CHICAGO — They say history repeats itself. Well, maybe we're in the 1920s all over again.
Dancers are filling ballrooms. The economy's been roaring. And, particularly in Chicago, prohibition is making a comeback.
Residents have filed 53 petitions to shut down liquor stores or make neighborhoods "dry" - a city record.
Perhaps that's not surprising, given Chicago's long history of acrimony over alcohol. One of its suburbs is home to the Women's Christian Temperance Union, a key force during Prohibition. And Al Capone and his gun-wielding heavies famously kept liquor flowing in the '20s.
Today, however, anti-alcohol efforts aren't about morals. They're about economics. Many of the 53 petitions for this fall's ballot were filed in poor, mostly black neighborhoods. Residents say liquor stores attract shady customers and make other businesses leery of coming in. In the South Side's Roseland neighborhood, for instance, there are 25 liquor stores along a 21-block stretch - and little else.
"These businesses, with the loitering, prostitution, and drugs they attract, put an economic stranglehold on a community," says the Rev. James Meeks, pastor of the Salem Baptist Church of Chicago and a prime player in the petition drive.
Chicago's move to crack down on liquor stores mirrors other revolts in different areas around the country.
After the 1992 Los Angeles riots, for instance, black residents prevented the rebuilding of many of the 100 or so liquor stores that were burned out.
And more recently, residents in Indianapolis's west side persuaded the owner of several liquor stores to close the one in their neighborhood last year. This year, neighborhood groups in West Phoenix, Ariz., shut down two liquor stores.
But today, as before, Chicago is leading the way in the great alcohol debate, and according to Mr. Meeks, the prosperity of communities hangs in the balance.
While some businesses along Roseland's grimy but busy streets thrive - Foot Locker, for example, and a Family Dollar general store - many store fronts are boarded up.
The liquor stores and bars such as Hilltop Liquors, Ralph's Place, and The Why Not Lounge often attract listless groups of men who perch out front. The occasional prostitute lingers nearby.
A turning point?
If the dry initiatives pass, 38 liquor stores and bars would be forced to close in this area alone. Meeks, whose double-spired, former Roman Catholic church stands near the main street, says the initiatives are a turning point for his neighborhood. "There's not a white community in this country that would stand for this," he says of the oversaturation of liquor stores. "But minority communities are used to just playing the hand we're dealt. Now that's changing."
For Chicagoans, closing liquor stores is a way of addressing the underlying problem in their neighborhoods: a lack of new money and jobs. "I can continue to treat the symptoms of poverty by handing out food," says Meeks. "But why not treat the root cause?"
Taking this road less traveled, however, can be tough. In the spirit of Al Capone's hand-greasing bribes and his mobsters dressing up as cops to fake out rival groups, there's a fair amount of chicanery in today's alcohol battles, too.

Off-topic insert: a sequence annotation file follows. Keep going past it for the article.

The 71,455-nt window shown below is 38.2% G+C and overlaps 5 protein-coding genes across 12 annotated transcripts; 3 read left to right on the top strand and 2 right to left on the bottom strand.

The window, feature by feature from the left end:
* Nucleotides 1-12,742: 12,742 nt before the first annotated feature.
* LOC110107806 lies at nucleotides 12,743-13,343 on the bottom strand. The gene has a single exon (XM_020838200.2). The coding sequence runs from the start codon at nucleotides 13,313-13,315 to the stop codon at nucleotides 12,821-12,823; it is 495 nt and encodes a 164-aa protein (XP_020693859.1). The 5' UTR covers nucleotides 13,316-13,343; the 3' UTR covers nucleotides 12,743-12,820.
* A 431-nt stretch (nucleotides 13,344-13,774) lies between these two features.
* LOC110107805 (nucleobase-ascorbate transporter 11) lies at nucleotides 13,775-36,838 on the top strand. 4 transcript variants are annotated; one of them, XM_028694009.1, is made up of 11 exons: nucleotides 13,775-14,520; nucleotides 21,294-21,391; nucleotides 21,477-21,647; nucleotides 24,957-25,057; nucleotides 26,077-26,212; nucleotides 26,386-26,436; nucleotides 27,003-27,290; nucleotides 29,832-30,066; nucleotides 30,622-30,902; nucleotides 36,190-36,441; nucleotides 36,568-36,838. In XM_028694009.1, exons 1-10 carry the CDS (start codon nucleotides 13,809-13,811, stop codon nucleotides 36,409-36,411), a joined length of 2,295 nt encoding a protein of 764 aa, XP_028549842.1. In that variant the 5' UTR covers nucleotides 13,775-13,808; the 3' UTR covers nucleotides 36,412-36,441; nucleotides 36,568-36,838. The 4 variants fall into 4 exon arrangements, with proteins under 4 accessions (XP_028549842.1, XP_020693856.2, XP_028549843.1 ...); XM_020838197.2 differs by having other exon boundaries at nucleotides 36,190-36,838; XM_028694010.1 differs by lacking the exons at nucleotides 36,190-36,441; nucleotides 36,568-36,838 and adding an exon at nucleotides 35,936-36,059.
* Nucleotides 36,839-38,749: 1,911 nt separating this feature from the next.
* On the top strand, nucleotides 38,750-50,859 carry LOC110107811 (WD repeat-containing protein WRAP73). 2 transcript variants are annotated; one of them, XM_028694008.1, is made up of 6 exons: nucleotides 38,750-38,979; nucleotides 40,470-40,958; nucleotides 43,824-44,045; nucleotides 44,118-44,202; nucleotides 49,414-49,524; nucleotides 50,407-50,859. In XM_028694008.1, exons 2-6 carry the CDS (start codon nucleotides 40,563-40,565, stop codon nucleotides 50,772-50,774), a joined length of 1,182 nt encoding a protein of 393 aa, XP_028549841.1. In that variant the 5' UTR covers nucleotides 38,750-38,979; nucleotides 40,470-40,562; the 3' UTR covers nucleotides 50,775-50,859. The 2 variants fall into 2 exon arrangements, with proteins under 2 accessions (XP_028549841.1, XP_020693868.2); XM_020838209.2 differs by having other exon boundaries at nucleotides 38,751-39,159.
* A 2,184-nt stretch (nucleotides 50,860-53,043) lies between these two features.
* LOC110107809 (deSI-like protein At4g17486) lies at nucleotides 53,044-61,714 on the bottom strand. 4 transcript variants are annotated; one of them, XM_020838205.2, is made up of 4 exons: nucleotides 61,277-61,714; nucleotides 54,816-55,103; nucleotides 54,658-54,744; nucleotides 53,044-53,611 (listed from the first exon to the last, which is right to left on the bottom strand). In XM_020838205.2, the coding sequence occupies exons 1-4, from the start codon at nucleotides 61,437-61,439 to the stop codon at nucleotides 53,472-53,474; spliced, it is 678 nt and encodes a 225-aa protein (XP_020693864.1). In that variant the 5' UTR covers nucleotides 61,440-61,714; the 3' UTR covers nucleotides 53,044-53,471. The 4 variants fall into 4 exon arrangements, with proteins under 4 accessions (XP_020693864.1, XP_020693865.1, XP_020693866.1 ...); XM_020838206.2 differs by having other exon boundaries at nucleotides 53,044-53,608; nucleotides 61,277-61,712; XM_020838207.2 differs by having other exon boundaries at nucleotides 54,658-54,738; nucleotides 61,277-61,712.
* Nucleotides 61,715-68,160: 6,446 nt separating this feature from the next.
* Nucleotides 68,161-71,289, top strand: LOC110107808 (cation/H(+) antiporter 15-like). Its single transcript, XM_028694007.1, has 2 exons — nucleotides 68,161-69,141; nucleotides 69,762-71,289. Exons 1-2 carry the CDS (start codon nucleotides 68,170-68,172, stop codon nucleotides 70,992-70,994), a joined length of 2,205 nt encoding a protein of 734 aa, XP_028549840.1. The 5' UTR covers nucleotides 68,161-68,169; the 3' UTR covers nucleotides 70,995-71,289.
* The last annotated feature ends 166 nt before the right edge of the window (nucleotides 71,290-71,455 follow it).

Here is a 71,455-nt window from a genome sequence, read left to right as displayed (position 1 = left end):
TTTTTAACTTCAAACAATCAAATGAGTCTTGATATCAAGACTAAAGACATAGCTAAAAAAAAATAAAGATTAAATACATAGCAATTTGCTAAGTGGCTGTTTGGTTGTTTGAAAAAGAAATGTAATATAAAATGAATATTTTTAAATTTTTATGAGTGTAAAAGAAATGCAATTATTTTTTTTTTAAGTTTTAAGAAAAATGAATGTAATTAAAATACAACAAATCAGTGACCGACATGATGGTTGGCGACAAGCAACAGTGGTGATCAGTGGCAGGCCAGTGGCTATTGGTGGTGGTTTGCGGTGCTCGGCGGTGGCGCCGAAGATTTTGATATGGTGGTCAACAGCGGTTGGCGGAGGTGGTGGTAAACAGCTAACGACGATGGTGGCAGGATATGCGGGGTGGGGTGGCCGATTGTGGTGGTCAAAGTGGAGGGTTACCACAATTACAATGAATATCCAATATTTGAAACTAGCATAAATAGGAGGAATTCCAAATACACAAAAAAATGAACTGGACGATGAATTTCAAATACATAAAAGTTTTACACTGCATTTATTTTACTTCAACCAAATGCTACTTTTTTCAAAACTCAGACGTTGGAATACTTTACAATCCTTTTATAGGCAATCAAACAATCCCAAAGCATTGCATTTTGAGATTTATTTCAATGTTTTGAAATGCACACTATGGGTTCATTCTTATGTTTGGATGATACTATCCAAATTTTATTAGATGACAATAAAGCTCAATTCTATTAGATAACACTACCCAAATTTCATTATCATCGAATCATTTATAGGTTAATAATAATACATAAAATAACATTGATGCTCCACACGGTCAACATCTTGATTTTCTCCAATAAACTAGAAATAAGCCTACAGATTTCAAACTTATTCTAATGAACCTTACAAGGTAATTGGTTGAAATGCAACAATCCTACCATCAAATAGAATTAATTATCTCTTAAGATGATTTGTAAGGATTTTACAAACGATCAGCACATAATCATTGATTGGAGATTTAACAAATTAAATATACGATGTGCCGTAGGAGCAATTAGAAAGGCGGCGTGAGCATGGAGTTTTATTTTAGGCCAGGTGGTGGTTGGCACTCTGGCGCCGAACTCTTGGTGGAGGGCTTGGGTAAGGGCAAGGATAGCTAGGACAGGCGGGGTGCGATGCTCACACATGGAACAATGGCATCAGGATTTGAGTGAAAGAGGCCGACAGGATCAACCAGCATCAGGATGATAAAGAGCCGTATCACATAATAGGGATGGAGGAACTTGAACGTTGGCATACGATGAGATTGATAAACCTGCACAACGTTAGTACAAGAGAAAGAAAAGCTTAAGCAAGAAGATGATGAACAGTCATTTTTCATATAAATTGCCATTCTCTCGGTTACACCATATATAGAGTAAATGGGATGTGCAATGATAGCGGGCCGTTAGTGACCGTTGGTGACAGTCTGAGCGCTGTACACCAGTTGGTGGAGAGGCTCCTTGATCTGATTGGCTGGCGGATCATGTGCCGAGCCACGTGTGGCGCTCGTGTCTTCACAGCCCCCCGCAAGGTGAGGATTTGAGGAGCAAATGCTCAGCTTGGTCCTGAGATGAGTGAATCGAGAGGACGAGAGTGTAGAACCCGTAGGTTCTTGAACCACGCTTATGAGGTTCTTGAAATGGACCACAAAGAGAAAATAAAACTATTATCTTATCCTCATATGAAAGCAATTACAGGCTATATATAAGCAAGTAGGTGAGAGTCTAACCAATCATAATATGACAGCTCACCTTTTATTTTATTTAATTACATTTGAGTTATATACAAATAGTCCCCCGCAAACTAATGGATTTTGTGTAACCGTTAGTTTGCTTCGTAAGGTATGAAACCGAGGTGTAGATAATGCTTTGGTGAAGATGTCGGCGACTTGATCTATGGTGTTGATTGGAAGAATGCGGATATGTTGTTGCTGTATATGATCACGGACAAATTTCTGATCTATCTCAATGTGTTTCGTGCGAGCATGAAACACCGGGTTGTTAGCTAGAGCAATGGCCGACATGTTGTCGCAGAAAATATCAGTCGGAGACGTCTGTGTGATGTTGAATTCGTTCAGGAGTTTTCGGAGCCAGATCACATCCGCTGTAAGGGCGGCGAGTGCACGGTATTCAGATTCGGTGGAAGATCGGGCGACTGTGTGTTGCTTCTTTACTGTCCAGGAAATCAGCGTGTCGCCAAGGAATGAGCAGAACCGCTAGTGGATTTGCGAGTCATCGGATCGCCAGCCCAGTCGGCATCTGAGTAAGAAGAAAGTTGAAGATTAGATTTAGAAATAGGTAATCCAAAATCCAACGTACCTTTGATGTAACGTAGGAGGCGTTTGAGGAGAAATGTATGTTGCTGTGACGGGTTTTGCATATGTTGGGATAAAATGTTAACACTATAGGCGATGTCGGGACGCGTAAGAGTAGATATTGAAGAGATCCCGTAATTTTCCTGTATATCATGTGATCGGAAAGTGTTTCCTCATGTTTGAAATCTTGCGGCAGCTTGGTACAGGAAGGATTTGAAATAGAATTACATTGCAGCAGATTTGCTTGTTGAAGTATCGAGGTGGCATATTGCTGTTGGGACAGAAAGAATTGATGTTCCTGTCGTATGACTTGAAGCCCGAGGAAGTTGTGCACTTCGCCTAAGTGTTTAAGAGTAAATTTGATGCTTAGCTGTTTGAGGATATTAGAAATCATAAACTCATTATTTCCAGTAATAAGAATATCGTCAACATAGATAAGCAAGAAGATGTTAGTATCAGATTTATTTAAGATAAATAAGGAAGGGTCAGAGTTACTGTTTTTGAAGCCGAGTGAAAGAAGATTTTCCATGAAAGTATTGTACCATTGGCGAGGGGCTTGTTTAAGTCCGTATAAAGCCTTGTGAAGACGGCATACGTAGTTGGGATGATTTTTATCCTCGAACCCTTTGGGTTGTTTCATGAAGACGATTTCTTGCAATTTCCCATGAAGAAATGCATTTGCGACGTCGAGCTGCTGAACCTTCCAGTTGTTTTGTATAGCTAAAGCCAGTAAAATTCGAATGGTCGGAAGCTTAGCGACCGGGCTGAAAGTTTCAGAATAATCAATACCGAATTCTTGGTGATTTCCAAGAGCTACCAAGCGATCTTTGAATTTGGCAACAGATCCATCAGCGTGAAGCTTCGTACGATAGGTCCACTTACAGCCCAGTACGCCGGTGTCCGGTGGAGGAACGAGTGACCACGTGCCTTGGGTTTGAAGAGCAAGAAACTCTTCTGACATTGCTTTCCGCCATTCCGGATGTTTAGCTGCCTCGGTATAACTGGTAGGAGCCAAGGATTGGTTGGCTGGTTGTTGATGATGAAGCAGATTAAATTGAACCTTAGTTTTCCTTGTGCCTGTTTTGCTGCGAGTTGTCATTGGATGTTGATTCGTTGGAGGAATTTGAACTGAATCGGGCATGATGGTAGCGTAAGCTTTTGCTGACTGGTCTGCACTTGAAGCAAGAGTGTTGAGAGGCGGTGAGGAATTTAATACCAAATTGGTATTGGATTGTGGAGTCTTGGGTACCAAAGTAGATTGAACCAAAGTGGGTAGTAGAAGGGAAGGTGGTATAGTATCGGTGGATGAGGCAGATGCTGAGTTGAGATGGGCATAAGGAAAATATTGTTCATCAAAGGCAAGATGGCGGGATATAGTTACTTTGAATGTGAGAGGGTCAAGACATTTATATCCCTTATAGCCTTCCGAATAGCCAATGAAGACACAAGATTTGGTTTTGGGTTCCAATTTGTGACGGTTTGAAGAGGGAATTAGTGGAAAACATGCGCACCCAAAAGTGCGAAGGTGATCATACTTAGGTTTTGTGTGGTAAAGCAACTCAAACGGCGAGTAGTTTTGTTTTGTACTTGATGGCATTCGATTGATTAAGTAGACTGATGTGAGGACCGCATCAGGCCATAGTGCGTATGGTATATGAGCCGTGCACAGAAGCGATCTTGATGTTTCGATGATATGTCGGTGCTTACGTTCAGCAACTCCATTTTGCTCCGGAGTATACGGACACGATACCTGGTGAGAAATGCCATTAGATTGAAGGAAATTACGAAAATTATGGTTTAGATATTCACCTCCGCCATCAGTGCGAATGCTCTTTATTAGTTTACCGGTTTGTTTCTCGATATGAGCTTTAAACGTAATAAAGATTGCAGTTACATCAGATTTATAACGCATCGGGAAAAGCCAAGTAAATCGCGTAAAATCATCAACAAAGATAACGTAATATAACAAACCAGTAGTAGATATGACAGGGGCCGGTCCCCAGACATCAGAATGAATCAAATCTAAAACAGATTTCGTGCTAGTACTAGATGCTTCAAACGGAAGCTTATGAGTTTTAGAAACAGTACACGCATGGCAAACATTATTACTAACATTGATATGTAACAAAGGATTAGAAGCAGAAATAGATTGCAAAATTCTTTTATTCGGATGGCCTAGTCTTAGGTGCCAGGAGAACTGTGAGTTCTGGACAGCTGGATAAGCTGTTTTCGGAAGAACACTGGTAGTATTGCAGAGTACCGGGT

Thirteen of this year's petitions were filed by liquor-store owners themselves. They won't explain, but it's likely that they plan to yank their signature collections at the last minute to try to make the initiatives fail.
And while no mob-style brass knuckles have shown up yet, a resident says opposing forces have supposedly told signature-seekers in ominous tones that they "could get hurt out here."
That's where the churches come in. Says one church staff member, "We're the big brother backing them up."
But while individual liquor-store owners are reluctant to allow their shops to be closed - and declined to be interviewed about the petitions - the industry as a whole says it wants to help address residents' concerns.
In fact, it is backing the city in trimming the number of liquor licenses, thus cutting down on overcrowding.
It also wants the city to fix up troubled neighborhoods. When streetlights are broken, roads are potholed, and there are too many liquor stores, "you create natural dens of scurrilous activity," says Paul Jenkins, an industry spokesman.
Concerns about the petitions
But to impose blanket prohibitions could hurt neighborhoods economically, he says. "If you throw the good out with the bad, you're throwing out jobs." He estimates 5,000 to 7,000 jobs would be lost if all the initiatives succeed.
There are other problems with prohibition, critics add, saying that's why it was repealed in 1933. For one thing, bootleggers like Capone thrived, and corruption mounted. Today, observers worry that residents might drive out of the neighborhood to get liquor - and drive back drunk. Closing so many businesses would also leave many vacant buildings, a further drag on the economy and community morale.
But for Meeks and others, getting rid of the stores is just the first step.
His church recently bought an old liquor store and is installing the city's largest Christian bookstore. As the young pastor proudly tours the about-to-be opened, Barnes-&-Noble-like store, complete with cafe, children's puppet theater, and music section, he says, "See what can happen when you get rid of liquor stores?"